Unsurprisingly, such a self-interested approach to sickness and healing led to the professionalization of medicine, and in the next chapter Tuthill focuses on the rising status of the physician in early America through a detailed analysis of Royall Tyler’s The Algerine Captive (1797). Despite Tyler’s extended satire of quack doctors, Tuthill convincingly demonstrates that the novel ultimately endorses the authority of the educated doctor, representing a post-Enlightenment turn away from folk remedies and communal healing practices and an investment in rational knowledge, which can be procured from the doctor for the right price. The advancement of the professional doctor, Tuthill notes, also marks a significant gender shift, as the social capital of medical knowledge in the new nation becomes commodified and invested in individual male healers, and removed from the largely female social networks which previously dealt with the sick.

Chapter Seven turns its attention to the section of early American society most fully excluded from participation in civic life, and hence from access to healing: African-Americans. Noting that black characters rarely feature in early American fiction (reflecting ideological efforts to render them invisible in accounts of the new nation), Tuthill nonetheless identifies how their incidental appearances perpetuate stereotypical white beliefs about African-American resistance to illness. Such beliefs helped to legitimise the exposure of black workers to disease (such as during the yellow fever outbreak of 1793) and the denial of medical assistance to those who succumbed to sickness. Brockden Brown’s work, for instance, makes clear that black people perform roles which require exposure to infection, but implies that active intervention to heal black people is simply unnecessary – a sleight of hand that masks the moral failings of American society to intervene on their behalf. Tuthill maintains here, as she does throughout the book, that healing in early America was ‘doled out along a hierarchy of privilege’, and that African Americans were at the end of the queue. Moreover, as she notes in the Epilogue, Native Americans were even more completely excluded from ‘a contemporary vision of American life’ (219). Despite the willingness of many white physicians to learn from Native American healing practices, almost the only medical context in which Native Americans feature  in the early American novel is as bringers of violence to the white body.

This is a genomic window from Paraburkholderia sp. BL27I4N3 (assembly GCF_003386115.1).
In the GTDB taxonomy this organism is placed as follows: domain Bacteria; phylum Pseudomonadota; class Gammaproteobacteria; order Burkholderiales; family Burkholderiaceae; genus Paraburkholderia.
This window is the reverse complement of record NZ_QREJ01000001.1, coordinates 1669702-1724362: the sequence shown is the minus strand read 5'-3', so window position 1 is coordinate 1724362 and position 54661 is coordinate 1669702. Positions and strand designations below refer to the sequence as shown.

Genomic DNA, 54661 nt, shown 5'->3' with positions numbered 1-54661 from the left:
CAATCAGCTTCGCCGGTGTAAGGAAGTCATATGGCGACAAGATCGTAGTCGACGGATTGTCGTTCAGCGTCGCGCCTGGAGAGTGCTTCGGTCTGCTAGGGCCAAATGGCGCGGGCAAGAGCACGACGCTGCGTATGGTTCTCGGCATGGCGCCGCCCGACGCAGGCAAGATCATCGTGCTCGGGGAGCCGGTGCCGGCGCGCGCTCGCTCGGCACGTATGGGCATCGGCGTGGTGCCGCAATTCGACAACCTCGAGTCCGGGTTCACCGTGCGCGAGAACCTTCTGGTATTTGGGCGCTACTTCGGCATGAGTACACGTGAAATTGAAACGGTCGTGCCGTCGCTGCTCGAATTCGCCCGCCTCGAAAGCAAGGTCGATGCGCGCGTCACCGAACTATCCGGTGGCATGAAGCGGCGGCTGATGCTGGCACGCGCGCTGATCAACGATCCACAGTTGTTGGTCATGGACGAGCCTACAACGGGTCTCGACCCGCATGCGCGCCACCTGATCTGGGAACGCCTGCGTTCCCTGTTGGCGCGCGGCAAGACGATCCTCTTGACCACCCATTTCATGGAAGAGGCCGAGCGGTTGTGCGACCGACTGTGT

Health and Sickness in the Early American Novel is deeply researched, tightly structured and consistently well argued. Although Tuthill does not explicitly map the correlations between past and present, her analysis of health in the early American republic makes clear that health, disease, wealth and power have always been overlapping and interdependent. The book makes thought-provoking and sobering reading at a time when the questions it examines – of the relative responsibility of the state, the community and the individual for the health of US citizens – are at the forefront of ongoing debates over the fate of the Affordable Care Act and the provision of healthcare in America.

Rowland Hughes, University of Hertfordshire